Concerning the Google Code-in, we've been involved in it for the past three years already.

Meaning of these new developments for end users

Currently, Kiwix only saves a thumbnail of each image, and none of the videos. This is fine for a quick glance on a cell phone, but a significant part of our audience uses it for their studies (particularly in the Indian Subcontinent). In medicine, pictures are not meant to be pretty but informative, and being able to see more than 200 pixel wide (particularly if an illustration has text in it) is crucial. We've had the request many times and agree that it will be useful to end users.

Automated ZIM file creation

It's in the works through volunteers. We recently were given access to new & bigger servers which should greatly help in zim creation and automation.

Thank you for your questions and support! Feel free to ask more and/or comment. Stephane (talk) 15:01, 25 November 2016 (UTC)Reply[reply]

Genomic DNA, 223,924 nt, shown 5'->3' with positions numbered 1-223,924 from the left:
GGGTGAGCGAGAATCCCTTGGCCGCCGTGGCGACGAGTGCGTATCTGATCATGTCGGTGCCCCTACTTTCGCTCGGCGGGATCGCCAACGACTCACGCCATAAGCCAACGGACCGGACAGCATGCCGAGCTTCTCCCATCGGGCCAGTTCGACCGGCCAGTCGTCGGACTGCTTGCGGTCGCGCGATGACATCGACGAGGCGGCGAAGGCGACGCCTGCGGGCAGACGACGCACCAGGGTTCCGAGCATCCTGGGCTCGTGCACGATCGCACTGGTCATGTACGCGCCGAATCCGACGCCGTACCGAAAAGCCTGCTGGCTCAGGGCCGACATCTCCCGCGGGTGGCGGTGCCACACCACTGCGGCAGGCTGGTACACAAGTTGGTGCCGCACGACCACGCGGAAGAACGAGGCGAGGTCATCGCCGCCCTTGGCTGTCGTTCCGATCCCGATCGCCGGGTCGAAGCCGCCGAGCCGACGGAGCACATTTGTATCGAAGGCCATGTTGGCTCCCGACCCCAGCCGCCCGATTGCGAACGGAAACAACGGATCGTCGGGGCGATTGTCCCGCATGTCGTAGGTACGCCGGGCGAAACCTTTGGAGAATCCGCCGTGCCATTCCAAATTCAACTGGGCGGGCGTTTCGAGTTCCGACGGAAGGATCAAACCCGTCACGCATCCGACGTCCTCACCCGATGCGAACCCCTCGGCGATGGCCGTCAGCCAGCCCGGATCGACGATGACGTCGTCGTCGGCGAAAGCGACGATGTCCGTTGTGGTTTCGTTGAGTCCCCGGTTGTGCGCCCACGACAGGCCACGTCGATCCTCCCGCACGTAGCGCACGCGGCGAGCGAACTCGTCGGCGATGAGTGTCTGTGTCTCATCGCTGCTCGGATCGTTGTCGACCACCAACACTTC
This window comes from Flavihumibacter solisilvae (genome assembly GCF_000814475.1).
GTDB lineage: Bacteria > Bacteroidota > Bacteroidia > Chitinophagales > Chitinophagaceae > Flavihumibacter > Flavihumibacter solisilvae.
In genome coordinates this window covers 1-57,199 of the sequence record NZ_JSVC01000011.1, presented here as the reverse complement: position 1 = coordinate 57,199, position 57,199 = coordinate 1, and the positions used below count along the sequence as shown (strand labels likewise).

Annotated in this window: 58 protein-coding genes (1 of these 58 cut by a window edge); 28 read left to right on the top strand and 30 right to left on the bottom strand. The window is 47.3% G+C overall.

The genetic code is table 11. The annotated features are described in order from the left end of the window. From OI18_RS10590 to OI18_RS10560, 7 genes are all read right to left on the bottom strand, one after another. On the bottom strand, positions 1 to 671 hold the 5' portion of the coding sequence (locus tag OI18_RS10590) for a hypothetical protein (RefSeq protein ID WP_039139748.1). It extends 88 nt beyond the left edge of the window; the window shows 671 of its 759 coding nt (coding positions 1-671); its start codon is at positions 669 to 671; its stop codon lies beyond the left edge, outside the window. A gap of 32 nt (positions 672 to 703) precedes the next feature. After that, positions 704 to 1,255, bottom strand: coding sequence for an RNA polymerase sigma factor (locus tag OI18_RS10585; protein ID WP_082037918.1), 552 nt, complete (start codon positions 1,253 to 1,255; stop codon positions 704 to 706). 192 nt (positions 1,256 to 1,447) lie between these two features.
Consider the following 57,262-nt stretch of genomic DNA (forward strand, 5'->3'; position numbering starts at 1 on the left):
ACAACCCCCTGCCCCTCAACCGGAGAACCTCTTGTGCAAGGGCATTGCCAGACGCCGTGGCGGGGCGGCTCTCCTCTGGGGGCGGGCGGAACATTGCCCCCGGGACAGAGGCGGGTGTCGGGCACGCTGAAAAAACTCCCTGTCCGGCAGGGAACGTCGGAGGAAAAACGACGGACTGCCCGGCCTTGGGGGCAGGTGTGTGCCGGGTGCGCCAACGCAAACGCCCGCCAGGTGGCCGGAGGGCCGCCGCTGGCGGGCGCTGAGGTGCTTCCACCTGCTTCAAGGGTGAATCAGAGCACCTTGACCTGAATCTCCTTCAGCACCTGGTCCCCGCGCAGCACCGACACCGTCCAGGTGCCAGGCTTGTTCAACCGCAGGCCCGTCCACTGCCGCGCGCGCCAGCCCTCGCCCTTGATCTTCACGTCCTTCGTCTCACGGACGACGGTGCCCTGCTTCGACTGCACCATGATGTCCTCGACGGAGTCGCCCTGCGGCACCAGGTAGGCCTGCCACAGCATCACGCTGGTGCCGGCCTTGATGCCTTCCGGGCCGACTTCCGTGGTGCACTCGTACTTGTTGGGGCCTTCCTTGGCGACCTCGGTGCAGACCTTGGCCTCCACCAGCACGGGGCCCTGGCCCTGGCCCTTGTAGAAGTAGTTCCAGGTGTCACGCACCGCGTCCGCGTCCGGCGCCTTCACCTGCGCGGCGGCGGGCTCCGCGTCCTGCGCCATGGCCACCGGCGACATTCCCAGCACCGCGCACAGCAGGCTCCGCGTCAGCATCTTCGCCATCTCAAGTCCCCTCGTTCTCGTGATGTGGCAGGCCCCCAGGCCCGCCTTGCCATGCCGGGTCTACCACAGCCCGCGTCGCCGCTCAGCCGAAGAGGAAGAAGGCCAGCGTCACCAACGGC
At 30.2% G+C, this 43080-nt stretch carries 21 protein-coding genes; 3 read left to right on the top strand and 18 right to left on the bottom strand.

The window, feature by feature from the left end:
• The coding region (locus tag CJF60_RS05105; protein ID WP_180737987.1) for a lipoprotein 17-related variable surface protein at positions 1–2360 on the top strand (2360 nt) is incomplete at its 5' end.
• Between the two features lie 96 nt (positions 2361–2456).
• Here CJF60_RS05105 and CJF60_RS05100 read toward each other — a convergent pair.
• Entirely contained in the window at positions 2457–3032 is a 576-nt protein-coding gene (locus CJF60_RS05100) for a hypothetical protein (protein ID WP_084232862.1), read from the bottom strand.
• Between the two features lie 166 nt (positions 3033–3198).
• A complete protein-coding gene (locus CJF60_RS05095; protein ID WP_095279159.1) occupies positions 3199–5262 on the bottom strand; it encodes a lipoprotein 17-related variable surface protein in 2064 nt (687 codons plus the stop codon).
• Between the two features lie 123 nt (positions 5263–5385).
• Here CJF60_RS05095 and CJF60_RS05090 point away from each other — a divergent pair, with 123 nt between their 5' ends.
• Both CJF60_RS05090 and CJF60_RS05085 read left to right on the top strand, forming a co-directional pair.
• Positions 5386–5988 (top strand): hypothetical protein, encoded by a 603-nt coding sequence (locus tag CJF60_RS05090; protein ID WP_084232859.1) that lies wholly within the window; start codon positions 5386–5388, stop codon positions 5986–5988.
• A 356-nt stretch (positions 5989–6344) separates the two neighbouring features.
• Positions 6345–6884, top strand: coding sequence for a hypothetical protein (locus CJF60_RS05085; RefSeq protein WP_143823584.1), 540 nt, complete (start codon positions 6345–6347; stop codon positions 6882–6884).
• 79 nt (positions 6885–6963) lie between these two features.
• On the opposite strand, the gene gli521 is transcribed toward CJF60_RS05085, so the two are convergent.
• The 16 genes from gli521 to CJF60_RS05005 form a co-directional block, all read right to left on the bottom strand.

Round 2 2016 decision edit


Congratulations! Your proposal has been selected for a Project Grant.

The committee has recommended this proposal and WMF has approved funding for the full amount of your request, $79,300 USD

Comments regarding this decision:
The committee is pleased to support improving the Wikimed app through Kiwix, the offline Wikipedia reader. We are happy to see that this project not only aims to facilitate better transfer of medical content from the Wikimedia projects to offline apps, but also improves the offline platform to enable future content transfer in the future. We are happy to help extend access to our projects to communities with limited connectivity, and in order to maximize coordination with other efforts toward this goal, we would like to setup a technical advisory committee with some of the WMF staff who participated in reviewing this proposal.

Next steps:

  1. You will be contacted to sign a grant agreement and setup a monthly check-in schedule.
  2. Review the information for grantees.
  3. Use the new buttons on your original proposal to create your project pages.
  4. Start work on your project!